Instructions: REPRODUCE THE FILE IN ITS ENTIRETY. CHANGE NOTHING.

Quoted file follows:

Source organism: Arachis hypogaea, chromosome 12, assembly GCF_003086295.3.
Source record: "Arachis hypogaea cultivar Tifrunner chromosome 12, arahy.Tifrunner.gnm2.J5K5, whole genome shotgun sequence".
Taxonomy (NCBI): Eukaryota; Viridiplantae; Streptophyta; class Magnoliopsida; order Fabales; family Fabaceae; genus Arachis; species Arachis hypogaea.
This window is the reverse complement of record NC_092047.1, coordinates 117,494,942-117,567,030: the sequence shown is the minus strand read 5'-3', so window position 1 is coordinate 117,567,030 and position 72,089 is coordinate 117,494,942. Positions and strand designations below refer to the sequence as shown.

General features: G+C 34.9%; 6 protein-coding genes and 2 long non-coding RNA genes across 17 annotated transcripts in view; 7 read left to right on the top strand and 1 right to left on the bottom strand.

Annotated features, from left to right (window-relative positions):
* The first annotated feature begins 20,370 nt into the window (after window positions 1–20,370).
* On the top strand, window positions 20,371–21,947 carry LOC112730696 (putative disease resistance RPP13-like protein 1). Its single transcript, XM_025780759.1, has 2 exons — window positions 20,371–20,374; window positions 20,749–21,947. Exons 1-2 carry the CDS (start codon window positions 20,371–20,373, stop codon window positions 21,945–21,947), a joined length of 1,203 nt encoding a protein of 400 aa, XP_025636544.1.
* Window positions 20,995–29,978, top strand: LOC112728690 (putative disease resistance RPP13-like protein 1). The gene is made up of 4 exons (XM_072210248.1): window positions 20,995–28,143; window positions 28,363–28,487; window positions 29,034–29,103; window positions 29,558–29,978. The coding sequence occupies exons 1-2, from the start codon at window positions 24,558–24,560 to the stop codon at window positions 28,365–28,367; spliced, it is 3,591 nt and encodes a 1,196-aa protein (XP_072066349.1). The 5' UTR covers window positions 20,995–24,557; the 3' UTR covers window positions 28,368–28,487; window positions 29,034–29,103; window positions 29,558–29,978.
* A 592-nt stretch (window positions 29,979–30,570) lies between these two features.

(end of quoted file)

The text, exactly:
Source organism: Arachis hypogaea, chromosome 12, assembly GCF_003086295.3.
Source record: "Arachis hypogaea cultivar Tifrunner chromosome 12, arahy.Tifrunner.gnm2.J5K5, whole genome shotgun sequence".
Taxonomy (NCBI): Eukaryota; Viridiplantae; Streptophyta; class Magnoliopsida; order Fabales; family Fabaceae; genus Arachis; species Arachis hypogaea.
This window is the reverse complement of record NC_092047.1, coordinates 117,494,942-117,567,030: the sequence shown is the minus strand read 5'-3', so window position 1 is coordinate 117,567,030 and position 72,089 is coordinate 117,494,942. Positions and strand designations below refer to the sequence as shown.

General features: G+C 34.9%; 6 protein-coding genes and 2 long non-coding RNA genes across 17 annotated transcripts in view; 7 read left to right on the top strand and 1 right to left on the bottom strand.

Annotated features, from left to right (window-relative positions):
* The first annotated feature begins 20,370 nt into the window (after window positions 1–20,370).
* On the top strand, window positions 20,371–21,947 carry LOC112730696 (putative disease resistance RPP13-like protein 1). Its single transcript, XM_025780759.1, has 2 exons — window positions 20,371–20,374; window positions 20,749–21,947. Exons 1-2 carry the CDS (start codon window positions 20,371–20,373, stop codon window positions 21,945–21,947), a joined length of 1,203 nt encoding a protein of 400 aa, XP_025636544.1.
* Window positions 20,995–29,978, top strand: LOC112728690 (putative disease resistance RPP13-like protein 1). The gene is made up of 4 exons (XM_072210248.1): window positions 20,995–28,143; window positions 28,363–28,487; window positions 29,034–29,103; window positions 29,558–29,978. The coding sequence occupies exons 1-2, from the start codon at window positions 24,558–24,560 to the stop codon at window positions 28,365–28,367; spliced, it is 3,591 nt and encodes a 1,196-aa protein (XP_072066349.1). The 5' UTR covers window positions 20,995–24,557; the 3' UTR covers window positions 28,368–28,487; window positions 29,034–29,103; window positions 29,558–29,978.
* A 592-nt stretch (window positions 29,979–30,570) lies between these two features.